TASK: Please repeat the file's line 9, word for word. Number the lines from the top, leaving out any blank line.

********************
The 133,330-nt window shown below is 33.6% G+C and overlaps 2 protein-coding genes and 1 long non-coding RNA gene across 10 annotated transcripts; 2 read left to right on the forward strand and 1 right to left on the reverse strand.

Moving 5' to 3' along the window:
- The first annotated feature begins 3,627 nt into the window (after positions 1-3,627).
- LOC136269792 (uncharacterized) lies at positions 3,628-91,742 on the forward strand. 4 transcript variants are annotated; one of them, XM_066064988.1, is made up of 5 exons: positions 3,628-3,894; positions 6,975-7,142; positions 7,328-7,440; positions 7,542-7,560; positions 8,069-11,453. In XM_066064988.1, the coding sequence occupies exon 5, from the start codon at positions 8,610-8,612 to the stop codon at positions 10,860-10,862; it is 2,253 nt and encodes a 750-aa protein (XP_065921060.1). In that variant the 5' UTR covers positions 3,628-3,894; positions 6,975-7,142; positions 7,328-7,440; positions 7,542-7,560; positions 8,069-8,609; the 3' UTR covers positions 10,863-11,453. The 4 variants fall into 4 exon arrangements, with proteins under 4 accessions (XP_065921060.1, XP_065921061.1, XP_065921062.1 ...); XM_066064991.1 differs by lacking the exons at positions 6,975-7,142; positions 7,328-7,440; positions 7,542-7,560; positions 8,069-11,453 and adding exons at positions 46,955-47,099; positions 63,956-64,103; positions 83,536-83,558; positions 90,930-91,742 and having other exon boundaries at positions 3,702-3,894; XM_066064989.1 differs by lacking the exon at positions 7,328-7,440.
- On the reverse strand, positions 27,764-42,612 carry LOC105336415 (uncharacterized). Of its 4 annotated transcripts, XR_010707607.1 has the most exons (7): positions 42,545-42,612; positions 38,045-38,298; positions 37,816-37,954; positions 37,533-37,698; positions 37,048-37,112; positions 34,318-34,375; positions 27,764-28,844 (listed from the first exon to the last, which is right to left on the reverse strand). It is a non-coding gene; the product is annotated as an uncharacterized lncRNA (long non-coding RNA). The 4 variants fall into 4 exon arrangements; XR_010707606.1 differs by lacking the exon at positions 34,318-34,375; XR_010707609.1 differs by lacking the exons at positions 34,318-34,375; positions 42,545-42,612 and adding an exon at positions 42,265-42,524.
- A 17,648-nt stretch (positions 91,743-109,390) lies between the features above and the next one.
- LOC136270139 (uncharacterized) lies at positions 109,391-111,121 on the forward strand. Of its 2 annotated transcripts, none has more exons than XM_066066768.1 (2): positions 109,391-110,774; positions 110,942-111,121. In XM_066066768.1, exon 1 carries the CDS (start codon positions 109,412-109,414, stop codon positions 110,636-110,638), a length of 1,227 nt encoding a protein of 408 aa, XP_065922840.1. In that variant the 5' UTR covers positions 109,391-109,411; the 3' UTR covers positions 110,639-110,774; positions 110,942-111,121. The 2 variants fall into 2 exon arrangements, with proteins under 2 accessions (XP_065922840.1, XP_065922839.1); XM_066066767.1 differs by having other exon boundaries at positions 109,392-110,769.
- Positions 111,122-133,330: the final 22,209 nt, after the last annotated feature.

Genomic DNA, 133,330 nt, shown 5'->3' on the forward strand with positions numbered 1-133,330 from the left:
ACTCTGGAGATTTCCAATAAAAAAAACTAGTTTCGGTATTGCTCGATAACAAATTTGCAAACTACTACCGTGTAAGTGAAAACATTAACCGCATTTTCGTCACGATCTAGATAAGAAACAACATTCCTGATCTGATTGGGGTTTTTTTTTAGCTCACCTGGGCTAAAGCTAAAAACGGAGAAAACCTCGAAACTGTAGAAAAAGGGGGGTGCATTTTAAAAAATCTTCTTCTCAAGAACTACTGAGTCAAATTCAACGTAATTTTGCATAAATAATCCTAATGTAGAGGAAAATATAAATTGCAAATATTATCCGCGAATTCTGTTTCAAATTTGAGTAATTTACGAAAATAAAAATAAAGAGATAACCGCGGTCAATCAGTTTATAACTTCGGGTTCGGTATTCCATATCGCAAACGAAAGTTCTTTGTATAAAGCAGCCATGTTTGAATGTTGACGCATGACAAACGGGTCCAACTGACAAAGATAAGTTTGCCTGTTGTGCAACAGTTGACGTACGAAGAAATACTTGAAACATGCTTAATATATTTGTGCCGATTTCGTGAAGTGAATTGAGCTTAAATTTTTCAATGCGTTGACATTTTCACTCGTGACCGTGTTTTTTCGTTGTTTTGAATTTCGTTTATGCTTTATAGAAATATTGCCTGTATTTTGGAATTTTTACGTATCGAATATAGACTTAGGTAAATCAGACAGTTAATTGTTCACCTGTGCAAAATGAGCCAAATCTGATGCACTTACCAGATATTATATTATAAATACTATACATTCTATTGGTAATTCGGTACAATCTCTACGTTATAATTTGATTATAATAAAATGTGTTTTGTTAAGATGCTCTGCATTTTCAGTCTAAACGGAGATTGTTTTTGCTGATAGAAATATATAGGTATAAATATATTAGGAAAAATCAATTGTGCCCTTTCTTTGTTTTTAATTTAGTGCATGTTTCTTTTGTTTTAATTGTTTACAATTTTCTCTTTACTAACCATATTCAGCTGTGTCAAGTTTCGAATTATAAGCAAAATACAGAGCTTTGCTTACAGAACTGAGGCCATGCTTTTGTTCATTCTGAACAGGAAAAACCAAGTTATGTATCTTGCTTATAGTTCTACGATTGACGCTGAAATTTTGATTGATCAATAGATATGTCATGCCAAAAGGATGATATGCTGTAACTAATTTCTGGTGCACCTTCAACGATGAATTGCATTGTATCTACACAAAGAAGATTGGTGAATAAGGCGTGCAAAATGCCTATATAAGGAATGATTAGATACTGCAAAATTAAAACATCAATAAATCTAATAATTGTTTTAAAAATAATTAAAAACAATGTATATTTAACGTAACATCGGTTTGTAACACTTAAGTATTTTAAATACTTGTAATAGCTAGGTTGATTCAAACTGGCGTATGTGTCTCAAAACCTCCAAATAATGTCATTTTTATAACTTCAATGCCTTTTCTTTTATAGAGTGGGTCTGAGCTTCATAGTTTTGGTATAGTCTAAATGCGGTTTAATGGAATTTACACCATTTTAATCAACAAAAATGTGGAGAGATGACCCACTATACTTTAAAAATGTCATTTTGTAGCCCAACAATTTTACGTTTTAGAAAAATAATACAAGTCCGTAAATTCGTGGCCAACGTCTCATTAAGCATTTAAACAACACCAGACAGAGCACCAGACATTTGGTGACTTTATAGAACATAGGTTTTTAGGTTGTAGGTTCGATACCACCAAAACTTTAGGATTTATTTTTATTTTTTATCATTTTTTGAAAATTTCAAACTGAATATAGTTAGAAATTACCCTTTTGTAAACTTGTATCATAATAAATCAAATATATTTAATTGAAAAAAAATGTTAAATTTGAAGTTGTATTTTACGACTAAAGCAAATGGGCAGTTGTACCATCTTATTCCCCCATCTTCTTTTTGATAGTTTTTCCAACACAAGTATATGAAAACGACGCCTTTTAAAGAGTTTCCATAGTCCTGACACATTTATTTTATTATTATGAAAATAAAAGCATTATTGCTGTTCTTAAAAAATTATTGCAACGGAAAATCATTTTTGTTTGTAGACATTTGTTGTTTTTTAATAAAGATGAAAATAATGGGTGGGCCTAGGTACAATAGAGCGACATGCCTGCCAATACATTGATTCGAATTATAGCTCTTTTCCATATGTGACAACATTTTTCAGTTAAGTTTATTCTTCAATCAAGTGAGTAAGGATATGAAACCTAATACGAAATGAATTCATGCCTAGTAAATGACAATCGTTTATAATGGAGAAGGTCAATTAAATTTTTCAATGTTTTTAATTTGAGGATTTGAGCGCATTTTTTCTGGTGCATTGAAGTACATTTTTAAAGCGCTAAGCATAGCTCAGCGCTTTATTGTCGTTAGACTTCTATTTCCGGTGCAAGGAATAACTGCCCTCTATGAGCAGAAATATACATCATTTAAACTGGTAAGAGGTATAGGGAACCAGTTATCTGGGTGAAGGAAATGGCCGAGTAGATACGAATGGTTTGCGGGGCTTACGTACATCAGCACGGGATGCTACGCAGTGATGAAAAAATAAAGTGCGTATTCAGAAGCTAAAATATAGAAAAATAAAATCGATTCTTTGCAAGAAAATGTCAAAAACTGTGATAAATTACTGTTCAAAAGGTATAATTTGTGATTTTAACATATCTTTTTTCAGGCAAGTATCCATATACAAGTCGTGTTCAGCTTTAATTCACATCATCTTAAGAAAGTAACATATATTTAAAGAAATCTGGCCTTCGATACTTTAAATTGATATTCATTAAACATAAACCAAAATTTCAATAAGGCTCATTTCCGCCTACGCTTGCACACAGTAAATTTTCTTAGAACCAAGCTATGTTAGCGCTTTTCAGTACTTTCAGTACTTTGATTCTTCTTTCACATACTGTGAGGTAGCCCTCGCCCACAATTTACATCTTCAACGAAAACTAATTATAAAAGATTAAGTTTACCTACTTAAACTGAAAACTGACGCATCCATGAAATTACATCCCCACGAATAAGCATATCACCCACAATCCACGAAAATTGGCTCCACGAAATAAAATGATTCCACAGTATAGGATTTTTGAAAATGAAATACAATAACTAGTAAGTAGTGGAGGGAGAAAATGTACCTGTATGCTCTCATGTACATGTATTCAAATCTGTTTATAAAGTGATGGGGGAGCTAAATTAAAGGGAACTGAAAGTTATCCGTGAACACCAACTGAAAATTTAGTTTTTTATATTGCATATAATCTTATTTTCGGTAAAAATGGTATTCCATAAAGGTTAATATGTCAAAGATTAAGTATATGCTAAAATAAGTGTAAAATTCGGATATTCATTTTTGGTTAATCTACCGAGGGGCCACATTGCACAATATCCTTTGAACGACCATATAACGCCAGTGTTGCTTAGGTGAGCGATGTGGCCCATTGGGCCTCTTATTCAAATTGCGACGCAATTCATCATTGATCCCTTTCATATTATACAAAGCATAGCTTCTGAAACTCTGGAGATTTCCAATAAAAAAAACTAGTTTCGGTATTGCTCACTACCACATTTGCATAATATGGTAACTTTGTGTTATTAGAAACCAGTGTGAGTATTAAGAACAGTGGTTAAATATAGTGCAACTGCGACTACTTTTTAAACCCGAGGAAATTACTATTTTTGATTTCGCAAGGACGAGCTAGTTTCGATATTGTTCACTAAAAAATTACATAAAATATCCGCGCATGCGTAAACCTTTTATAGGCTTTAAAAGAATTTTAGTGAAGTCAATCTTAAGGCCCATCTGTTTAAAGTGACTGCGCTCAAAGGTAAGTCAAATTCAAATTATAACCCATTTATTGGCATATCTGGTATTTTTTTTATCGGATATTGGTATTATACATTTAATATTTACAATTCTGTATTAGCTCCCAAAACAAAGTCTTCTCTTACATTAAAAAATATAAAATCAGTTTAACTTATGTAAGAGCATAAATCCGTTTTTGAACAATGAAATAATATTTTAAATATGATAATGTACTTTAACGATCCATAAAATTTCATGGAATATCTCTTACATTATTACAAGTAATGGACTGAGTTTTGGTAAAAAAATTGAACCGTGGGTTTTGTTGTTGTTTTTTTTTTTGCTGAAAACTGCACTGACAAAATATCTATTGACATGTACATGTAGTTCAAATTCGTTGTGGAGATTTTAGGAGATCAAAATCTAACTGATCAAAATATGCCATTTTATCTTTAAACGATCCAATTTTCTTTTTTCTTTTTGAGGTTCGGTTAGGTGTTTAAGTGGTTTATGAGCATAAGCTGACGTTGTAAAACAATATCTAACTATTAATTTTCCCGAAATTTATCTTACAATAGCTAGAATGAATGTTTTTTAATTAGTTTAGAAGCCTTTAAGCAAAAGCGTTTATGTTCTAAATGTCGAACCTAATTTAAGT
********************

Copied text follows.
Genomic DNA, 133,330 nt, shown 5'->3' on the forward strand with positions numbered 1-133,330 from the left: